Interest Rate Hedging in 2015:
A Guide to Laying the Foundations
For European private equity funds and their portfolio companies, this primer lays out several practical principles and best practices to interest rate hedging.
With the UK General Election looming amidst a backdrop of continued uncertainty on the future of the Eurozone, the European Central Bank’s new quantitative easing programme and other interest rate policy measures, the financial risks facing UK and European businesses are manifold. How best to take advantage of historically low interest rates has been a prominent concern at private equity fund managers and portfolio companies alike. Investors and company boards are increasingly asking management teams about their risk management strategy in relation to debt financing and interest rates. Access to efficient debt capital is key, but they are also concerned whether the company’s interest rate hedging strategy is appropriate for the future – the medium-term – not just the present.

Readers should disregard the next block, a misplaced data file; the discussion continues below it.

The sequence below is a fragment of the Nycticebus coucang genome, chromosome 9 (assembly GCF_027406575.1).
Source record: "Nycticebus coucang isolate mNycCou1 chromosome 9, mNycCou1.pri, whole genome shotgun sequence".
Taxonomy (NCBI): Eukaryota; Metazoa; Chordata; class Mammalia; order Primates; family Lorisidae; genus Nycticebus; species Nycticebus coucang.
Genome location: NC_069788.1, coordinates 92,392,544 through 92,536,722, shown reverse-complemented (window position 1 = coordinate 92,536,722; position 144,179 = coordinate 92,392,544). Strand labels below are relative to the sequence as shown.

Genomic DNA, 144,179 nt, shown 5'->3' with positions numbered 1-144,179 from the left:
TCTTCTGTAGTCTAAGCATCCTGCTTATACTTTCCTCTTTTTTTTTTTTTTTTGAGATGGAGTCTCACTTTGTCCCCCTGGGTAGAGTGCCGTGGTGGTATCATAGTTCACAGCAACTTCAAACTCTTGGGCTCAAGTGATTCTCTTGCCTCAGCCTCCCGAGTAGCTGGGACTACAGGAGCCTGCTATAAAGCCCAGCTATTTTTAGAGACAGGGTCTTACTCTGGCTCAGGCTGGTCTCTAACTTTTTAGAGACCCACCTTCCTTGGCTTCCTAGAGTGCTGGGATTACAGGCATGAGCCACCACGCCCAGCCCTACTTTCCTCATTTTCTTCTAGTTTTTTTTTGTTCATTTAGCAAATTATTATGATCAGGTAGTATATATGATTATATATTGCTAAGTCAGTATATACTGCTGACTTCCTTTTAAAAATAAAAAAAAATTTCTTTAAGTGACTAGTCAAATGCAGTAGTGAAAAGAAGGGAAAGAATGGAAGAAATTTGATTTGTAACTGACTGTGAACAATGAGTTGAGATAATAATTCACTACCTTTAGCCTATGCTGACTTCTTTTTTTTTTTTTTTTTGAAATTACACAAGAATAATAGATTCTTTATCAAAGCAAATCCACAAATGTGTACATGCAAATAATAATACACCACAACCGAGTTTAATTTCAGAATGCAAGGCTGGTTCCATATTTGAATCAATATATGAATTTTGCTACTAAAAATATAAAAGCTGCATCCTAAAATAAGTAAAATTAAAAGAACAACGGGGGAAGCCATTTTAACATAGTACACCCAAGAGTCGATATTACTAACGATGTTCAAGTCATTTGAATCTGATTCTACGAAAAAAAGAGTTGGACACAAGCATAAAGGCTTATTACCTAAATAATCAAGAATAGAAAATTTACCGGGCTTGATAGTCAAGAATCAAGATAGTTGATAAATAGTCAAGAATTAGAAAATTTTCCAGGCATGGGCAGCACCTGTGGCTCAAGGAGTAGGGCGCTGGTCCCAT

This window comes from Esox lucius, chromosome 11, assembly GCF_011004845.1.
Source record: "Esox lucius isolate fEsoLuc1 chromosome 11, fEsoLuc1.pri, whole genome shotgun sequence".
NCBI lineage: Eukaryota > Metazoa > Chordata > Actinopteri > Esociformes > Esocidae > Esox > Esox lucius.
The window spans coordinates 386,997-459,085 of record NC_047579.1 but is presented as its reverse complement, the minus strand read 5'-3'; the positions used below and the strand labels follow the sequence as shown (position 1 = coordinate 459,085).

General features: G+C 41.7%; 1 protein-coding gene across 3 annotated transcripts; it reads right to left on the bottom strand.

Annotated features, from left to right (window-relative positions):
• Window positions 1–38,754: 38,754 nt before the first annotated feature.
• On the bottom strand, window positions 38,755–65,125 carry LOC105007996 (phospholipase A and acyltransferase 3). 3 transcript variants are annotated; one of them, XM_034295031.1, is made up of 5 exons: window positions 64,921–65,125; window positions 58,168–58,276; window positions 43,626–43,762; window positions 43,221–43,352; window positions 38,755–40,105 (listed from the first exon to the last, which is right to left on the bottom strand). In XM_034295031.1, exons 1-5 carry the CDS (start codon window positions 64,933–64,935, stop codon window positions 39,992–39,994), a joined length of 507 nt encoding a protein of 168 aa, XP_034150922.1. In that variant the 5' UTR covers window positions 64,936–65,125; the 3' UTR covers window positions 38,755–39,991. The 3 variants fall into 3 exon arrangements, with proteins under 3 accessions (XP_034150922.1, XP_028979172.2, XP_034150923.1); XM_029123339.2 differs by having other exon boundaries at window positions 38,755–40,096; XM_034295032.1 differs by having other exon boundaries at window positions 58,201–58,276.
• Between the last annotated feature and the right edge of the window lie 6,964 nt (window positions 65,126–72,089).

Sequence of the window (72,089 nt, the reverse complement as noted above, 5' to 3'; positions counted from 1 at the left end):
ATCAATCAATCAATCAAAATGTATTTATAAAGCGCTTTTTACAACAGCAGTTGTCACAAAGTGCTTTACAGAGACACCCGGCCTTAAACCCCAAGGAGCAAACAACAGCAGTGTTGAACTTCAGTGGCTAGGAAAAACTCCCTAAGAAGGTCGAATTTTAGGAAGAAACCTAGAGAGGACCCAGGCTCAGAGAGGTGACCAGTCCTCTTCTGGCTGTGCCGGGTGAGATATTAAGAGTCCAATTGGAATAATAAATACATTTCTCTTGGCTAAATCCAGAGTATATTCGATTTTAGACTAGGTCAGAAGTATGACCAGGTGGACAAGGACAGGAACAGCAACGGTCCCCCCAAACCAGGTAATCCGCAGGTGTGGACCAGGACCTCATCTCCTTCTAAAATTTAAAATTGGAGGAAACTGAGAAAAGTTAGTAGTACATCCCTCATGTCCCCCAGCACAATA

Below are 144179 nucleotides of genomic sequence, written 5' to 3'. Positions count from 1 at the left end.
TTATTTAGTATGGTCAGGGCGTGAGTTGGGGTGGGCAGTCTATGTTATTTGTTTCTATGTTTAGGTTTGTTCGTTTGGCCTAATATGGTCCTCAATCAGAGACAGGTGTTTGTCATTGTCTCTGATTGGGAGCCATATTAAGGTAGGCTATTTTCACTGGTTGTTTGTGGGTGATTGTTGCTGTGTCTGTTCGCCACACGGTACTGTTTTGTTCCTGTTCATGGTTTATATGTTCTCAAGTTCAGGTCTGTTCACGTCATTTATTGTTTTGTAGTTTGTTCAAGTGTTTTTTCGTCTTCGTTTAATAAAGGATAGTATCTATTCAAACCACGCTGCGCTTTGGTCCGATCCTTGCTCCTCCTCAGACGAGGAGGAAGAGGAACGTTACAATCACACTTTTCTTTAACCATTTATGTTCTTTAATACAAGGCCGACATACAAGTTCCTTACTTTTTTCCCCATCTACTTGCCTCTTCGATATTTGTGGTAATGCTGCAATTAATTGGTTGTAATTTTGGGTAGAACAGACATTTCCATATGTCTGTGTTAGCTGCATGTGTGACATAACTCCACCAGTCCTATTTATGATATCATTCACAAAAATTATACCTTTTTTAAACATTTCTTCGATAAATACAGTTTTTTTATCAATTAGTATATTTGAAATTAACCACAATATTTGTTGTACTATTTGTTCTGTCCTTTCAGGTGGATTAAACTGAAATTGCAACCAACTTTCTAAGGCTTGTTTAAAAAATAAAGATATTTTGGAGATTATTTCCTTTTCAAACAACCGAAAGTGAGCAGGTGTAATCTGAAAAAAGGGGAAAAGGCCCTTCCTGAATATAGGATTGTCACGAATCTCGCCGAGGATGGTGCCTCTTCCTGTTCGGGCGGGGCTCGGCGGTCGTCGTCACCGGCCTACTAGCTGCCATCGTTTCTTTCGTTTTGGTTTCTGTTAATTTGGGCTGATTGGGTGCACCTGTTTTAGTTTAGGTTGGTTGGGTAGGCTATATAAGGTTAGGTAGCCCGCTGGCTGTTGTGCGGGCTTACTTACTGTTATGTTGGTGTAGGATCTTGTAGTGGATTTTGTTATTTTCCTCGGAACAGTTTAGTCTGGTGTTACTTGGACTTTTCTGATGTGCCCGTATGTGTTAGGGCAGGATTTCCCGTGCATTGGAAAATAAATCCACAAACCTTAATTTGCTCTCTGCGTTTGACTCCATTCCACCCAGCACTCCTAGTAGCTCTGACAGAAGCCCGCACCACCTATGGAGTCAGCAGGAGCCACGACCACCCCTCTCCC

Interest rate hedges include a variety of different products to help protect any leveraged business against interest rate risk. These are generally used when a company has debt with floating rate interest and it wishes, or is required to by its lenders, to manage the risk of interest rate fluctuations and thus gain certainty over future payments. These products are effective in managing risk, but have the potential to add complexity, particularly to those who lack specific experience within their fund or portfolio companies. Hedging can often be left to the end of a debt closing process, considered as something of a box-ticking exercise when in fact it should be considered early and alongside general finance structuring. In fact, we would suggest it is good practice to lay foundations early, before a potential hedge event is on the horizon.
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